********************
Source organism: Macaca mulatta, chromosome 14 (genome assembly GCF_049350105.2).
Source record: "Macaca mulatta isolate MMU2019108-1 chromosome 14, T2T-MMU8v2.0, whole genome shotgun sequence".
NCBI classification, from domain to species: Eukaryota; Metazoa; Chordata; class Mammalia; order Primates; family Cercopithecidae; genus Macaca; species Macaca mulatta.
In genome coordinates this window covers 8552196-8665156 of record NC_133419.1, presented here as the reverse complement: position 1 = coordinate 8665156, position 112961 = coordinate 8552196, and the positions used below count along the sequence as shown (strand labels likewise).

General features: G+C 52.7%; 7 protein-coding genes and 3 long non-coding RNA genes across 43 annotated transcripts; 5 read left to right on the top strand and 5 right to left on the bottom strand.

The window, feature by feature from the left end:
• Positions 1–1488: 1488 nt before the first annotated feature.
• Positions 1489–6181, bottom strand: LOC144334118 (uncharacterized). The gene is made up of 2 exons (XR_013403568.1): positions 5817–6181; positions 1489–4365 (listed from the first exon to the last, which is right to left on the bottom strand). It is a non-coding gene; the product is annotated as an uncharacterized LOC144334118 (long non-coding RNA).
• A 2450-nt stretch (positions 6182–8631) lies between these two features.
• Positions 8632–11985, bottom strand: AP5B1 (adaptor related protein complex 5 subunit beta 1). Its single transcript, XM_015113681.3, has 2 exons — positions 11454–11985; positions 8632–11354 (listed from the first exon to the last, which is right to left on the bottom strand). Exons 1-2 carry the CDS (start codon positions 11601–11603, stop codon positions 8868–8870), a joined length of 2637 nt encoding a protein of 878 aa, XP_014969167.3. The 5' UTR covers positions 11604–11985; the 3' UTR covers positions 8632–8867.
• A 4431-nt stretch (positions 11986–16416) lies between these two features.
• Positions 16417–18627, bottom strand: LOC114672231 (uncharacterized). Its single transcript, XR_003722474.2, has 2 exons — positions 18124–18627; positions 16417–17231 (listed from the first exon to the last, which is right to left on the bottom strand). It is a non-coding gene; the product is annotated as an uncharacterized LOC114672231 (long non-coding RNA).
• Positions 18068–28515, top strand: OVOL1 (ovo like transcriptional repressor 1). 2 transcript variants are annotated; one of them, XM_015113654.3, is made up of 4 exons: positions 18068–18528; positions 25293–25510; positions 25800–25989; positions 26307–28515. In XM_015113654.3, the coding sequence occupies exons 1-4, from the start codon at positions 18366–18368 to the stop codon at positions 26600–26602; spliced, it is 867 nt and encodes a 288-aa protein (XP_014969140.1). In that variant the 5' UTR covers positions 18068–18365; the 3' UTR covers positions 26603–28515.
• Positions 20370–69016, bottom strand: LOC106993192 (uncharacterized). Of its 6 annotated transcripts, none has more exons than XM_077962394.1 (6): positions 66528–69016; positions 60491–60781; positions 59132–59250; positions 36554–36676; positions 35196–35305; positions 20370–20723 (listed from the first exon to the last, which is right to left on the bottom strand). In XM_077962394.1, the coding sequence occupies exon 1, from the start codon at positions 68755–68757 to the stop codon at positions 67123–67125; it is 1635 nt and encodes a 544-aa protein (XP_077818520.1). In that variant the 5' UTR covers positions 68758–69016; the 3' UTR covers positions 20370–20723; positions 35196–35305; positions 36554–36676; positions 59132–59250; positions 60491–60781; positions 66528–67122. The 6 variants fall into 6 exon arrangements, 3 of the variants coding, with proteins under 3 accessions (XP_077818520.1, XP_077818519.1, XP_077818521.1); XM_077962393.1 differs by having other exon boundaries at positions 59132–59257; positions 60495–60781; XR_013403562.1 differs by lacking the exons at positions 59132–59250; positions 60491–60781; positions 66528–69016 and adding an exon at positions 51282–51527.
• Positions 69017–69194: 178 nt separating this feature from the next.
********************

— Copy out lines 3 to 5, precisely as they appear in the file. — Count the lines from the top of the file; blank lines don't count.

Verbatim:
NCBI classification, from domain to species: Eukaryota; Metazoa; Chordata; class Mammalia; order Primates; family Cercopithecidae; genus Macaca; species Macaca mulatta.
In genome coordinates this window covers 8552196-8665156 of record NC_133419.1, presented here as the reverse complement: position 1 = coordinate 8665156, position 112961 = coordinate 8552196, and the positions used below count along the sequence as shown (strand labels likewise).

General features: G+C 52.7%; 7 protein-coding genes and 3 long non-coding RNA genes across 43 annotated transcripts; 5 read left to right on the top strand and 5 right to left on the bottom strand.